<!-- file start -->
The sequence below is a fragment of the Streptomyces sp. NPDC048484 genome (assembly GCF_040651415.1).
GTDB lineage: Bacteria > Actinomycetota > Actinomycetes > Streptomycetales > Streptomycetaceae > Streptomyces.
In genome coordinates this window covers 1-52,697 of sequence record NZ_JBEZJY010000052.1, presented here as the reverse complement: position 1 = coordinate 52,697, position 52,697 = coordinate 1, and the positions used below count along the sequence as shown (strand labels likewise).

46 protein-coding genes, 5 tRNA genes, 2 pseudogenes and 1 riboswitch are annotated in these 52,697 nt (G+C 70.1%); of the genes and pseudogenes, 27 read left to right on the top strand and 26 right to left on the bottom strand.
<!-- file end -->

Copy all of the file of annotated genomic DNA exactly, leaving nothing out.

The sequence below is a fragment of the Streptomyces sp. NPDC048484 genome (assembly GCF_040651415.1).
GTDB lineage: Bacteria > Actinomycetota > Actinomycetes > Streptomycetales > Streptomycetaceae > Streptomyces.
In genome coordinates this window covers 1-52,697 of sequence record NZ_JBEZJY010000052.1, presented here as the reverse complement: position 1 = coordinate 52,697, position 52,697 = coordinate 1, and the positions used below count along the sequence as shown (strand labels likewise).

46 protein-coding genes, 5 tRNA genes, 2 pseudogenes and 1 riboswitch are annotated in these 52,697 nt (G+C 70.1%); of the genes and pseudogenes, 27 read left to right on the top strand and 26 right to left on the bottom strand.